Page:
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S I M U L A T I O N   G A M E S

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Sim City (Maxis)
Boundary-Pushing: High Wil Wright's Sim City simultaneously created a new genre of game and led to a new way of thinking about the purpose of games. It could be played competitively in the sense of trying to achieve the highest score for one's city, but it wasn't designed for that purpose. Instead, Sim City and its descendants were imagined as what Wright has called "software toys." The point wasn't to reach some predefined conclusion, but to use computers as exploratory tools. (In the usual West Coast metaphor, arriving at some destination is less important than the journey itself.) Not surprisingly, educators were among the most enthusiastic adopters of Sim City. While it was far from being an accurate or complete simulation of local municipal government, it captured the essence: trying to satisfy multiple incompatible priorities. Besides, it was fun, which doesn't hurt when you're trying to keep someone's attention.
Addictiveness: High As with other highly addictive games, Sim City's interface with the player demonstrated two features: a wide variety of simple choices to make, and lots of feedback (in this case, city management problems to solve, such as fires, traffic, and power outages). Having a sufficiently broad palette of actions that can be taken lets the player feel in control; it induces the belief that the player can "win." (There may be biological reality behind such beliefs. As one of the observations of Systemantics puts it: "Control of a system is exercised by the element with the greatest variety of behavioral responses.") And the feedback is important, too, because it persuades the player that what he or she does with all those available behavioral options matters within the game universe. Being presented with challenges that are consistent with the game universe (and which are neither too easy nor too difficult) evokes player involvement, and generates that "Well, just one more turn" impulse that designers strive to achieve. Sim City accomplished this dual goal very well, and deserves its recognition as one of the best computer games ever published.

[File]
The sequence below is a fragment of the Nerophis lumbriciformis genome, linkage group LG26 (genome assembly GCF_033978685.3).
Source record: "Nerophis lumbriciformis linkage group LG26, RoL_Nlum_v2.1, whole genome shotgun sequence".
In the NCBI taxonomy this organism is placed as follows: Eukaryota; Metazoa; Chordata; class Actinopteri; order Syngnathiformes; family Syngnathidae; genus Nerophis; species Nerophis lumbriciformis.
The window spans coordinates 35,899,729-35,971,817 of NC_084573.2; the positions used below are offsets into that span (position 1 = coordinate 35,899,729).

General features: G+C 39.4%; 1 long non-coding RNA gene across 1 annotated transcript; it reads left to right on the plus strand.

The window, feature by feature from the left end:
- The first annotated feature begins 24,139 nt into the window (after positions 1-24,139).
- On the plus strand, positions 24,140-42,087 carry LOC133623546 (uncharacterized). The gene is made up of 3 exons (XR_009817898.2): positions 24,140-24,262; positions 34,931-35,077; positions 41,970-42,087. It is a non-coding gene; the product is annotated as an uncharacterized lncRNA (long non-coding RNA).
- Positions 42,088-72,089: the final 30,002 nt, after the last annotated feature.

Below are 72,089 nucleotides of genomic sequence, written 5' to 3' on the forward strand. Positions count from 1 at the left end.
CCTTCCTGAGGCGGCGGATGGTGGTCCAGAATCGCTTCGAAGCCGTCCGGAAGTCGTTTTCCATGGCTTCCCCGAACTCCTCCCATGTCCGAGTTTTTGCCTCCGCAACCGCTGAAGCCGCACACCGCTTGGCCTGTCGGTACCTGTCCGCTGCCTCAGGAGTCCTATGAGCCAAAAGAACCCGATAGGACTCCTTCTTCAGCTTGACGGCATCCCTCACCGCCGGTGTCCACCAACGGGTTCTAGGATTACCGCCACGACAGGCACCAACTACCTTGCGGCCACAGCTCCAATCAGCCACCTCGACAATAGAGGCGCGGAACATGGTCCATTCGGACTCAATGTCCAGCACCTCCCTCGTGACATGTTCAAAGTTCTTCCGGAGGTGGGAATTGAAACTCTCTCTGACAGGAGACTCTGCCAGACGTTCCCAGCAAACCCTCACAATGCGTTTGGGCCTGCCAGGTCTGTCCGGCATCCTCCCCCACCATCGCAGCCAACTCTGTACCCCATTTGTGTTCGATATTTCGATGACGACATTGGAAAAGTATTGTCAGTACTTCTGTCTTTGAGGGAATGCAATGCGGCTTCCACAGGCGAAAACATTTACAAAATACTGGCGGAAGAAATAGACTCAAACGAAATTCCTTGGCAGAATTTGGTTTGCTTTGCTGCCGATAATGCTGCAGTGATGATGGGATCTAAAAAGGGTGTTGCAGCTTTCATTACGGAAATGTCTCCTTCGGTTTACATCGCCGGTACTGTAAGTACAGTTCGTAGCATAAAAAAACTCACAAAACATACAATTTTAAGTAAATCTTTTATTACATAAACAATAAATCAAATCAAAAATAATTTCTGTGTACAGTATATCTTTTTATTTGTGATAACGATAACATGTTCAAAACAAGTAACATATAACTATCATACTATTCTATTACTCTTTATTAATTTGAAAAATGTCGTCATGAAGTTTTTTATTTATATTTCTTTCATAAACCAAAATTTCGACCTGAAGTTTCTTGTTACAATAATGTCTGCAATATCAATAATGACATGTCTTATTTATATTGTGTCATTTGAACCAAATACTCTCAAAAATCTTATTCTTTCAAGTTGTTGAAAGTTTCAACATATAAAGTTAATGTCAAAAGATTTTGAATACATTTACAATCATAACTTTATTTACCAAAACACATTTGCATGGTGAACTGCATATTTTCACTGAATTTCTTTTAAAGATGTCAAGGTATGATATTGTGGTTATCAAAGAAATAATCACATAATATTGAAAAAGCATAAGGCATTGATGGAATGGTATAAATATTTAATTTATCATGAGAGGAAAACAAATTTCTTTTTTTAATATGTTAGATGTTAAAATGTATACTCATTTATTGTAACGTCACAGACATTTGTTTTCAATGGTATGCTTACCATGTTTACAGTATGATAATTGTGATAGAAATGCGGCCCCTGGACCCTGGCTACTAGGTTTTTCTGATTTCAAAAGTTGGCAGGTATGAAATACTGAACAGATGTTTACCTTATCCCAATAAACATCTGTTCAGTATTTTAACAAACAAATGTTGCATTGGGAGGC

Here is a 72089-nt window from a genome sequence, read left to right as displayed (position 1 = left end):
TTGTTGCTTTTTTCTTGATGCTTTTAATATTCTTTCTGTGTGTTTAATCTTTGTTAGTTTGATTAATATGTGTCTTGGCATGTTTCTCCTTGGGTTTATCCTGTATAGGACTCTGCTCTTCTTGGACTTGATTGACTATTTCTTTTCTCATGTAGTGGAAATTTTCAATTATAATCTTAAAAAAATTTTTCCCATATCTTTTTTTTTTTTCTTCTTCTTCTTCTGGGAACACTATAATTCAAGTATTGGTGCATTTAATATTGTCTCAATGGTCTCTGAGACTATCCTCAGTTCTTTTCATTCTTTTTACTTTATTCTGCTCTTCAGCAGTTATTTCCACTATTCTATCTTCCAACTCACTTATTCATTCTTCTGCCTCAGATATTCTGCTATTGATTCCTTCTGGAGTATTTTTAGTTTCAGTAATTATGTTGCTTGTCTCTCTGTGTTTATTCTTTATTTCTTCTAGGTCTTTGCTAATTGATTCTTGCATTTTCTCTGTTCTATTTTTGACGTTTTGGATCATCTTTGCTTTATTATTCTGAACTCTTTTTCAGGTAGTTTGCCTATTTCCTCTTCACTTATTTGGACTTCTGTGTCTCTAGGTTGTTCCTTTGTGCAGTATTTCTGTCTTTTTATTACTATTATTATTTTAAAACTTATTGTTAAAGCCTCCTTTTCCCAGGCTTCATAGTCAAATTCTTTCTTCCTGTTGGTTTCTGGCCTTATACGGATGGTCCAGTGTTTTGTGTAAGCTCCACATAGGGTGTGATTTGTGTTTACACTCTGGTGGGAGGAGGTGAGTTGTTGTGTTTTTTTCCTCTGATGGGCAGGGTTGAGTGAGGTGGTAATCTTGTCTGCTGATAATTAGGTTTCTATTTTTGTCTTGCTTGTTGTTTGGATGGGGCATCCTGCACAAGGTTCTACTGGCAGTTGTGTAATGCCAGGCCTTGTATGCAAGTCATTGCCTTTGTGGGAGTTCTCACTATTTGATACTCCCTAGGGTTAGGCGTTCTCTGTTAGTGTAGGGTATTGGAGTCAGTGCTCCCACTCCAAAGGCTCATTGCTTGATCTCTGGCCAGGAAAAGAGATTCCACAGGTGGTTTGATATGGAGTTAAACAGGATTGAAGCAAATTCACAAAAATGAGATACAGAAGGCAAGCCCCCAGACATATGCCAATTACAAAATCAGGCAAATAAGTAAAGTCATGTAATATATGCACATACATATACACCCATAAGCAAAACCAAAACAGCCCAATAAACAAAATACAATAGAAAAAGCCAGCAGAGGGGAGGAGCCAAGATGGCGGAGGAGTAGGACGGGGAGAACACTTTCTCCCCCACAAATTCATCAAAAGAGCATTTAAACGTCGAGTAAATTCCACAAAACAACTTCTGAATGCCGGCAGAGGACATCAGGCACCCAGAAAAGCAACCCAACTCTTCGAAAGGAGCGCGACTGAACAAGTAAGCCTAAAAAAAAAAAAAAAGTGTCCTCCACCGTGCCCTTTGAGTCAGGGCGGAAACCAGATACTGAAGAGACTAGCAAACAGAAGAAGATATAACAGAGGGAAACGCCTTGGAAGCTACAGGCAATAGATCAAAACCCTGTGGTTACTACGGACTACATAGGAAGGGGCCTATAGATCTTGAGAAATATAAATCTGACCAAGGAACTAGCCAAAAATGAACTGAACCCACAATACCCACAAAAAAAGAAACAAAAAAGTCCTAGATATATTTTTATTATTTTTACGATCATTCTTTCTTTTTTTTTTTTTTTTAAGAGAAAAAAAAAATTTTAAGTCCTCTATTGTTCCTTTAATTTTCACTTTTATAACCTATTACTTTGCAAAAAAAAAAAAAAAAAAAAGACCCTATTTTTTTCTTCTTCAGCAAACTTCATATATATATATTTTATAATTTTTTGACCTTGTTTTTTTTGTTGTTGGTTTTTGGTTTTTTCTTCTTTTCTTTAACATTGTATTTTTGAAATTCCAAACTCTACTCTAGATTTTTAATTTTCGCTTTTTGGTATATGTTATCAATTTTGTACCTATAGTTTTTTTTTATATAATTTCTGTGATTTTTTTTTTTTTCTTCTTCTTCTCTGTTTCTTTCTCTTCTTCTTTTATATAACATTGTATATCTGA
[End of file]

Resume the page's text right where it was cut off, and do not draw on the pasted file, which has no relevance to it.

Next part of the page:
Replayability: Moderate Sim City would have earned a "high" rating for replayability had it not appeared so simple to the player. (Something its sequel, Sim City 2000, tried to correct.) Once you had a self-sustaining city--one capable of continuous slow growth while taxes produced a small annual surplus--much of the challenge of the game ebbed. After that the player became merely a caretaker official... and, as seen in the public's rejection of the caretaker president Bush for the "quick-change artist" Clinton, many people find simply preserving what works to be boring. They want the emotional satisfaction of feeling that they've "made a difference." Which is perhaps part of the reason why (maybe because he understood boredom with systems that work) Wright added random disasters to Sim City's options. (The other reason being that it's a hoot to watch Godzilla stomp blithely through one's carefully-constructed city.) But in the end even disasters aren't enough. While there were often large numbers of problems for a player to solve, the original Sim City just didn't have enough variety in the kinds of problems needing solution. And so, although addictive enough to lead most players to try the different scenarios provided, and possibly even to create their own, Sim City palled quickly afterwards.
General Overall, Sim City deserves as much credit for opening up another way of thinking about games as for being fun to play on its own merits. While there is and should be plenty of room for games in which "competition" is not a dirty word, there is and should be plenty of room for more open-ended alternatives, too. The computer game market is not a zero-sum game; just because someone plunks down cash for Quake today doesn't mean she won't buy Sim City 2000 next week. So by all means, developers should consider Wil Wright's innovative game design concepts. Where today is the multi-player game that--like the real world--offers desirable incentives for both competitive and cooperative behavior? Are we stuck with Ultima Online? Or would a Sim City Online game which would allow individuals to simulate participatory democracy strike a responsive chord?

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